Blackhawks

Lean on Me: Blackhawks' goalies providing necessary support

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AP

Lean on Me: Blackhawks' goalies providing necessary support

For Corey Crawford, it’s all working pretty well right now. Good anticipation? Check. Lack of rebounds? Check. That glove, which used to draw so much criticism? It’s looking alright, too.

“He’s gotten off to a great start for us,” coach Joel Quenneville said following the Blackhawks’ 2-1 overtime victory over the Nashville Predators on Saturday. “Can’t say enough good things about him.”

While the Blackhawks reconfigure lines to relocate early production and swap right-handed defensemen in and out of the lineup, there has been one constant: their goaltending, particularly Crawford, has been (as Quenneville likes to say) reliable and dependable.

After a barrage of goals in their first two games the Blackhawks have leaned on their goaltenders more in the past four contests. Good thing that Crawford and Anton Forsberg have been up to it. Since he’s started all but one game thus far, let’s look specifically at Crawford: through Sunday afternoon he was tied for first in the NHL in victories (four, with several other goaltenders) and led the league in save percentage (.960) and goals-against average (1.39).

“I feel pretty good. I’m reading the play well, I think,” Crawford said on Saturday night. “Not too many second opportunities, either. If they are, they’re more to the side and I’m just seeing it well and not being overly aggressive. I’m waiting for the chance to be aggressive.”

Crawford has been sharp and busy. Through his five starts Crawford has faced 174 shots (34.8 per game). Only three other NHL goaltenders have faced more (Mike Smith has seen 211 shots through six games, Jake Allen 180 through five and Andrei Vasilevskiy 179 through five). On Saturday Crawford credited the Blackhawks’ defense for the Predators taking more shots from the outside. Sure, but opponents have had their share of odd-man rushes, breakaways and scrums in front of the net.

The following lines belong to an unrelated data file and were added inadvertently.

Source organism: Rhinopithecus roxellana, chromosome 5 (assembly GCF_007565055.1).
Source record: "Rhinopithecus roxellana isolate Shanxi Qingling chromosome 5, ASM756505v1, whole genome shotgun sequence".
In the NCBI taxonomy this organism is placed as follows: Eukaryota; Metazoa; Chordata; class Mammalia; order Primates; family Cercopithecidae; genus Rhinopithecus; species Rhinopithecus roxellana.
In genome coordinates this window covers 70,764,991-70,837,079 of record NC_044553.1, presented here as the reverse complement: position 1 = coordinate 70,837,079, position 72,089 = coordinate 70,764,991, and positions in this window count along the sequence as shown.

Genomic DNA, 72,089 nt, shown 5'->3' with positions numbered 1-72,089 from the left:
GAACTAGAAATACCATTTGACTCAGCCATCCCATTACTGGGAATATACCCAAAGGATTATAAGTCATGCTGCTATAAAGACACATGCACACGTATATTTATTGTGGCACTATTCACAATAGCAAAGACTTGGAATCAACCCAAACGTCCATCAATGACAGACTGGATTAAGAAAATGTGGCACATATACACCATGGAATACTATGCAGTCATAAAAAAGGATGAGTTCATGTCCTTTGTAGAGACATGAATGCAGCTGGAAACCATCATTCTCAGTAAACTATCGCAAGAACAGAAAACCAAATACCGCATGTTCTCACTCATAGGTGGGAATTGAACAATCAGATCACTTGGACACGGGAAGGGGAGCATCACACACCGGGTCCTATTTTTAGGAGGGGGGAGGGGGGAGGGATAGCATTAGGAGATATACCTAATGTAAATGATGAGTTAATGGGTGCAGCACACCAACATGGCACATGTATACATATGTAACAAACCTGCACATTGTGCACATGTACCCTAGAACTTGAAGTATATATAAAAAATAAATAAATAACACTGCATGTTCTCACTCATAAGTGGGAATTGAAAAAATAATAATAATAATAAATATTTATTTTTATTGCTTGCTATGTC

“I like him around the net,” Quenneville said. “He’s cutting off plays that they’re trying to make that could generate even more chances. His anticipation in that area has been outstanding, he’s been moving the puck well, he’s square and it seems like he’s very involved. A lot of good things have happened in a couple of games but Crow’s been rock solid.”

The Blackhawks are trying to find the right lines in Nick Schmaltz’s absence. They’re doing the eight-defensemen juggling act and trying to work everyone into the lineup. They’re once again struggling on the power play. When other parts of your game are a work in progress you need a constant. So far, the Blackhawks’ goaltending has provided that. 

Where do Patrick Kane and Jonathan Toews rank among NHL jersey sales in 2017-18?

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USA TODAY

Where do Patrick Kane and Jonathan Toews rank among NHL jersey sales in 2017-18?

The NHL announced their final jersey sales from the 2017-18 regular season, and there's a new name at No. 1.

Reigning Calder Trophy winner Auston Matthews edged out last season's winner Sidney Crosby as the top-selling jersey after finishing fourth in 2016-17.

The Blackhawks may have missed the playoffs for the first time since Patrick Kane and Jonathan Toews were rookies, but that's not stopping fans from purchasing their merchandise.

Each of them stayed inside the top 10, although it's a drop-off from a year ago when Kane was second and Toews was third.

Here what the rest of the Top 15 looked like:

A behind-the-scenes look at Dylan Sikura's journey from college to Blackhawks

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Blackhawks Originals

A behind-the-scenes look at Dylan Sikura's journey from college to Blackhawks

It's not often you see NHL-ready players stay all four years of college, but that's exactly what Dylan Sikura did because of his desire to help Northeastern win a championship and also complete school.

It fueled a little speculation among the fanbase about whether Sikura would actually sign with the Blackhawks after his season ended, probably because it happened to them before when Kevin Hayes, their 24th overall pick in 2010, decided to test the market after college in 2014.

But the Blackhawks were confident all along that Sikura would ink an entry-level deal once his career at Northeastern ended and he did.

In a web documentary released on Friday, the Blackhawks provided a behind-the-scenes look at Sikura's journey from college to the NHL, reaffirming that internal belief from the beginning.

It's well-done, and covers a lot of ground in 11 minutes and 38 seconds, ranging from following him around to class, practices and games, taking us inside the Blackhawks' pro scout mid-season meetings and Sikura's arrival at O'Hare Airport and leading up to his NHL debut on March 29.

Check it out here: